“The meeting itself generally covers an entire day with dinner the evening before. After the meeting we follow a formal and an informal process. We’ll formally put together a report that covers every agenda item. This is circulated among all members of internal management and our field sales offices. The rep council members typically provide their own report back to the five or six reps that they work with.”

For its rep council Vanguard has divided the country into three separate sales regions: East, West and Central. Cantrell explains, “Each region has a regional manager and for the first rep council, each regional manager chose two reps from each of their regions. That gave us a total of six reps. If the meeting is scheduled for a location outside the rep council members’ territories, the local rep is invited as well. As a result, we either have six or seven reps in attendance at each meeting. Only the six council members are assigned other reps to contact prior to the meeting.

Cantrell continues, “Since we began our rep council, we’ve found that two meetings a year were too much and we didn’t have enough time between meetings to address issues that needed to be addressed. It was also very expensive to conduct those two meetings a year and take our key reps off the street when they could have been selling our products. At the request of our rep council members, we now have an annual meeting and members serve three-year terms. Departing members are replaced by someone else in the region, chosen by the regional manager. Of course, chosen reps must be willing to serve on the council. If they choose not to, another rep is chosen.”

Placing a Value on the Council

Looking back over several years of success with their rep councils, both manufacturers offer that the effort has been well worth it. Ingram notes, however, that the rep council is a body that must be relied upon as a contribution to the marketing and sales effort. “The rep council isn’t something you can necessarily pull out of a box every once in a while,” he says. “On the contrary, we use the council throughout the year. Our council members are tapped regularly for their opinions on multiple issues throughout the year. Examples of subjects we’ve consulted them on have been payment terms, literature formats, and new policies.”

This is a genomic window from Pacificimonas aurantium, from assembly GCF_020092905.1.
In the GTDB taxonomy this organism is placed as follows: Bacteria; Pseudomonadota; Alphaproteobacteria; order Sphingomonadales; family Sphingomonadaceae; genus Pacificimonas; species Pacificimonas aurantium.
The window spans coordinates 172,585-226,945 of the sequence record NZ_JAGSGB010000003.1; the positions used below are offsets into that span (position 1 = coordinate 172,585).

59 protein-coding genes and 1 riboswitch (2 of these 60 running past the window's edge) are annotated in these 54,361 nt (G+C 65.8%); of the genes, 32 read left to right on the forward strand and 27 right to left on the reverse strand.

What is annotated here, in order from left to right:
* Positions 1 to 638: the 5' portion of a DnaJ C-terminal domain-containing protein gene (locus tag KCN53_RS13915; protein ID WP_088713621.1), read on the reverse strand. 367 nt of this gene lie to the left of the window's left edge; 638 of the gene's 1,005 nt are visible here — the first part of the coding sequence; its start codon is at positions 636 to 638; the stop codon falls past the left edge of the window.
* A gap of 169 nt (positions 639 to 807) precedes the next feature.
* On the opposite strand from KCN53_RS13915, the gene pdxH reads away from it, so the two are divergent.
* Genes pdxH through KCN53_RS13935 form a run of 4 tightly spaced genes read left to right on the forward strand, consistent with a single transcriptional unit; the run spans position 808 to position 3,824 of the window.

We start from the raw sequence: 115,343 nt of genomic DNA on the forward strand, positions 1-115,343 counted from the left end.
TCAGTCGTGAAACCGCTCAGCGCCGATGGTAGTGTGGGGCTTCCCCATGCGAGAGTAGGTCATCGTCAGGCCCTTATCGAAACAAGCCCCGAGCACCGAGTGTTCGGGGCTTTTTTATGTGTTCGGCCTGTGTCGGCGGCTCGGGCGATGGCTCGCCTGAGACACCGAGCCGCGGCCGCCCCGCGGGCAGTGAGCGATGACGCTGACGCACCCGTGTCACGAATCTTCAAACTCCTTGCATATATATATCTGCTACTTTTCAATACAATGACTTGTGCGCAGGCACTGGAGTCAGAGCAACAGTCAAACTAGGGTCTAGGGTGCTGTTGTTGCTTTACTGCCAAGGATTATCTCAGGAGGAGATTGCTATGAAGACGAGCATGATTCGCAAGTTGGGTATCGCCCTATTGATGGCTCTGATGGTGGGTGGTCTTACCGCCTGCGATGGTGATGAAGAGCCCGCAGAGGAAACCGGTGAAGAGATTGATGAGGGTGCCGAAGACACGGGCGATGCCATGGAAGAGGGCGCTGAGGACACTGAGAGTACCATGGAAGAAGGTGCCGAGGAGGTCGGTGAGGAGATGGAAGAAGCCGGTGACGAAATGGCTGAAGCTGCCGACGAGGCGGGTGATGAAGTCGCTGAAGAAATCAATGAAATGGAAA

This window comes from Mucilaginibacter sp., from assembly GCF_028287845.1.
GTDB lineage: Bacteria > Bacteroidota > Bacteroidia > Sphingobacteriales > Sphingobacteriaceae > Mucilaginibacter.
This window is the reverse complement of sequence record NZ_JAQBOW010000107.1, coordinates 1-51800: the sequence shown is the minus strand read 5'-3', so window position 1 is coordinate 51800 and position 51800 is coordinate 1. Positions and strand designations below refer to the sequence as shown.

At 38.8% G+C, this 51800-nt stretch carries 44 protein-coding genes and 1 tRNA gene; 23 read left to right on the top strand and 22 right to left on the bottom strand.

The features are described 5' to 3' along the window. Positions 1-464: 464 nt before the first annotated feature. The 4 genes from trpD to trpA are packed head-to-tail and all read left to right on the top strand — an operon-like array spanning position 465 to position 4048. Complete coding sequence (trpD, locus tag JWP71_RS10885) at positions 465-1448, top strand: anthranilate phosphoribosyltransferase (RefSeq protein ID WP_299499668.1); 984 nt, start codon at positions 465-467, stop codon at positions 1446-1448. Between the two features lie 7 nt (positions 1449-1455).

He concludes that while there is a certain expense affixed to conducting the rep council meetings, “Overall, I don’t think the expenses have been extravagant. On the other hand, there’s no question that the council has resulted in any number of money-saving, money-making suggestions.”

In the same vein, Cantrell adds, “While our council hasn’t necessarily changed the way we work with our reps, it has solidified and enhanced our relationship with our reps. By having the meetings and coming away with a ‘to-do’ list, and then actually acting on most of the issues, we show that the council, and all of our reps for that matter, really do make a difference. It also shows that Vanguard cares about what they have to say. Our reps play a huge role in our day-to-day business and our continued growth and success. The council gives us the opportunity to listen to the market through the voices of our reps. It works!”

Better Late Than Never With A Rep Council

The only complaint Michel Podevyn, chairman, Spiroflow Ltd., voices concerning his company’s rep council is that he didn’t start it sooner. Those words should be read as a ringing endorsement for the concept of creating and listening to the members of the council since its inception a little over a year ago.

The Consensus Advantage